Relief is finally coming from the humidity that has meant a series of sleepless nights for Kiwis in the upper North Island.
Settled conditions are also tipped for the majority of next week after a high-pressure weather system parks up over New Zealand tomorrow.
And in regards to the potential tropical cyclone forming in the tropics, it’s still too early to tell whether it’ll track towards New Zealand to hit just before Christmas.
MetService meteorologist Mmathapelo Makgabutlane says the cold front is bringing in a change of air mass from the south and ultimately, cooler nights.
“We’ve had this air mass from the subtropics, a lot of humid, warm air coming in from northerly and northwesterly winds,” she said.
“This cold front has brought in an air mass from the south so it’s much cooler. We finally get a bit of a relief from those humid and muggy conditions.”
The front made contact with the country yesterday, bringing cool and rainy weather to those in the South Island.
A southwesterly flow behind the front will dictate the weather for the weekend, with showers tipped for those about the coast.
“The central part of the country could see a few showers with the fronts but the bulk of the showers should be about the coastal region,” Makgabutlane said.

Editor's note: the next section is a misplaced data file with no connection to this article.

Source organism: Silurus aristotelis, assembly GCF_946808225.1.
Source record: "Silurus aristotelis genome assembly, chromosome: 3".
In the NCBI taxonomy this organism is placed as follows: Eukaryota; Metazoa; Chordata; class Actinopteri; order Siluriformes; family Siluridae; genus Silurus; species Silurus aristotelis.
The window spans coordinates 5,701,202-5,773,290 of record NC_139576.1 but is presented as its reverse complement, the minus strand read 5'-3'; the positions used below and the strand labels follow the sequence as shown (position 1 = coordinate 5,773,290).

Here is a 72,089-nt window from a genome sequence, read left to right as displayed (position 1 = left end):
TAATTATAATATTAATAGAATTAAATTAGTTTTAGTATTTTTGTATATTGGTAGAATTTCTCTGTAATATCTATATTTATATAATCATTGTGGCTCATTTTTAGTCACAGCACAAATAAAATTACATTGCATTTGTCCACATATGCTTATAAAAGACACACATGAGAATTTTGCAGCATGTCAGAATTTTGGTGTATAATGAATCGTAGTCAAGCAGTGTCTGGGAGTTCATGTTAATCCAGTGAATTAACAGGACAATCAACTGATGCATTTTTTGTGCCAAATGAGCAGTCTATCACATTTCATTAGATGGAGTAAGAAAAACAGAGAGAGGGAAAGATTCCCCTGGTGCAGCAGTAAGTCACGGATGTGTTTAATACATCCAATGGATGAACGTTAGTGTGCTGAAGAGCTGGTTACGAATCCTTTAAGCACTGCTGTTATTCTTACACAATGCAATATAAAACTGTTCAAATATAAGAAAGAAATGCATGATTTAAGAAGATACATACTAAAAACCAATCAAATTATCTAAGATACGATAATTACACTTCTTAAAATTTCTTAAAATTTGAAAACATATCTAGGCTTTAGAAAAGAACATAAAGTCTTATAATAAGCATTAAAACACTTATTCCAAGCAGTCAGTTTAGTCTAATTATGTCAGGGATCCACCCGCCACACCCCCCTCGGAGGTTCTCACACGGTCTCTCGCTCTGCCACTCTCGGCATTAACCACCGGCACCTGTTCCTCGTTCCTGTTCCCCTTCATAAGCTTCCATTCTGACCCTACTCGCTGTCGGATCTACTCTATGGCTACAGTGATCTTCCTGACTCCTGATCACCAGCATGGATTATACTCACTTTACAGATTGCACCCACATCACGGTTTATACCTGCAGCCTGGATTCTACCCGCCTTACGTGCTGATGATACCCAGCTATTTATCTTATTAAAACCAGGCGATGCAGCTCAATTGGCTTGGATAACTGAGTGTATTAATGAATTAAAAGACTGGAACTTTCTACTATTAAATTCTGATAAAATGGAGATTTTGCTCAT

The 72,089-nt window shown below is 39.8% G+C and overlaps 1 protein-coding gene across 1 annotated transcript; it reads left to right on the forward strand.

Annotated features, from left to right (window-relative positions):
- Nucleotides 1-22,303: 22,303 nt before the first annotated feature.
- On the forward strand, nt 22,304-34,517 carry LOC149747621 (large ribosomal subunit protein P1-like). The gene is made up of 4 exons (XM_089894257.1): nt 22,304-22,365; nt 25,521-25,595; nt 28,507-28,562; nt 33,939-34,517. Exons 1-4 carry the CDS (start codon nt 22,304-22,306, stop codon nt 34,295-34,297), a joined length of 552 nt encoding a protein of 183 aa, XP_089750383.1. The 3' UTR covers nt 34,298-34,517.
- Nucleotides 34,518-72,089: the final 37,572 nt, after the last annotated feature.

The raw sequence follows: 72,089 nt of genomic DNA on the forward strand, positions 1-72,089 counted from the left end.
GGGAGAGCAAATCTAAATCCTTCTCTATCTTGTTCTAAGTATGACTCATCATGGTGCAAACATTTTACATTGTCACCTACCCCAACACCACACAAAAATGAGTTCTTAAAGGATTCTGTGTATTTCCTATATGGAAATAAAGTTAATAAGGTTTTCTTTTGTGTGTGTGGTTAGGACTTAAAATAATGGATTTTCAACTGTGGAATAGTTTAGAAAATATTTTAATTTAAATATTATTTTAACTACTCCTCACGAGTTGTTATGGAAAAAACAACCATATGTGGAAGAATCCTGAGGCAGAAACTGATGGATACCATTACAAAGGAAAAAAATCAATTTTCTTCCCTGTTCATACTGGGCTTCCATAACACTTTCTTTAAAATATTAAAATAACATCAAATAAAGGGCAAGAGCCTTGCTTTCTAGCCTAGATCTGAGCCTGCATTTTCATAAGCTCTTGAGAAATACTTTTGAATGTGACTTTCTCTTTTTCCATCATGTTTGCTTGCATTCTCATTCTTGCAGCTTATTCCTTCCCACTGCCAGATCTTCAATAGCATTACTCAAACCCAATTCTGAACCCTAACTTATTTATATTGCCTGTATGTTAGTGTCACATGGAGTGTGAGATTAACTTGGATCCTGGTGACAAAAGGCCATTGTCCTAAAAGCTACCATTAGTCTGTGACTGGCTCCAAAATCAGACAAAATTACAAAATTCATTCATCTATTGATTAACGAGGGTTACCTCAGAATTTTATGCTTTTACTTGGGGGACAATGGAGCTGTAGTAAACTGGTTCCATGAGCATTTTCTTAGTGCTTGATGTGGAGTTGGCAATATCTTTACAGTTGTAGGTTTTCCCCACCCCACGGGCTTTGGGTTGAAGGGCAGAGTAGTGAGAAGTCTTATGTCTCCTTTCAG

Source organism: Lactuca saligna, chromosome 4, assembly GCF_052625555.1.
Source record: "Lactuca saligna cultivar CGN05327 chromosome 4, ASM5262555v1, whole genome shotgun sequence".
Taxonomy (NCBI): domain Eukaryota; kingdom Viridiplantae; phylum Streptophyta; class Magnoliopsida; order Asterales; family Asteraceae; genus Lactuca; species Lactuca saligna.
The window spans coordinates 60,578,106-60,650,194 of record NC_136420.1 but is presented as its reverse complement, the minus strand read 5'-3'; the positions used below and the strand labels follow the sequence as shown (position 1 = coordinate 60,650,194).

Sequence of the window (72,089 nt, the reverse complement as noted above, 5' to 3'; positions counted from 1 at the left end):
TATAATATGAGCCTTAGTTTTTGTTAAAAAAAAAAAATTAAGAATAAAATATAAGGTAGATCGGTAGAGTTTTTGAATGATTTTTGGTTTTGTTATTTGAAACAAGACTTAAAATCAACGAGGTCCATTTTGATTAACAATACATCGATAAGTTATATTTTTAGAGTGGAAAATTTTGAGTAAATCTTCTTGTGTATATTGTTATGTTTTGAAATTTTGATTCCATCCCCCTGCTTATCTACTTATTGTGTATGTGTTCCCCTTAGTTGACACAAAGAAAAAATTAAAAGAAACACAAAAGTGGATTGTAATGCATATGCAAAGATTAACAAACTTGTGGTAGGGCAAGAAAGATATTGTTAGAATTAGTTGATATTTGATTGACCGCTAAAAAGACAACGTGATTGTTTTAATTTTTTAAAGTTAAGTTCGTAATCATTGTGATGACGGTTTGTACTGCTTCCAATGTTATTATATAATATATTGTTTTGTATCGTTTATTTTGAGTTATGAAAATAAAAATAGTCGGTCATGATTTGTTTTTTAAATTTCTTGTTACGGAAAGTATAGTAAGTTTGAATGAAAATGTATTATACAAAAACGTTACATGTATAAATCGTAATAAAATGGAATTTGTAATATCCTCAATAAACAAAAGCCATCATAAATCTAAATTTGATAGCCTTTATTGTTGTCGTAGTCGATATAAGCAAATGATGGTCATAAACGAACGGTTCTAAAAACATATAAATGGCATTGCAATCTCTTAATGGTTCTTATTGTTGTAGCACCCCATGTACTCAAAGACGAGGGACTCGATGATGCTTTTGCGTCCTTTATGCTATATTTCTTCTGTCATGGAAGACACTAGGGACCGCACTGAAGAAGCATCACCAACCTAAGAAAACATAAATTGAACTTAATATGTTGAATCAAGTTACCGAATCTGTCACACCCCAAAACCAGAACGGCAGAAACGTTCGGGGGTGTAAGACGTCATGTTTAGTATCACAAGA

Temperatures should remain cooler than average for this time of year and especially cold in the deep south with only 14 to 15 degrees tipped for Southland.
Elsewhere, those in the top of the country can expect the mercury to reach temperatures in the high teens to early twenties.
Tomorrow, a high-pressure system will move onto the country and stick around for the bulk of next week, Makgabutlane says.
“With mostly settled conditions, we could even see a stretch of days with nice fine weather. Things are settling down next week compared to the last couple of weeks.”
Talk of a tropical cyclone hitting New Zealand should be taken with a grain of salt at this stage, Makgabutlane says.
MetService expects it to form between Vanuatu and Fiji this weekend and then probably head south or possibly southwest.
“At this stage, it’s still a bit too uncertain to say what track we think it’s going to follow,” Makgabutlane says.
“Our tropical cyclone meteorologists are keeping a close eye on the development of that one.
“We will keep everybody up to date with regards to that development.”
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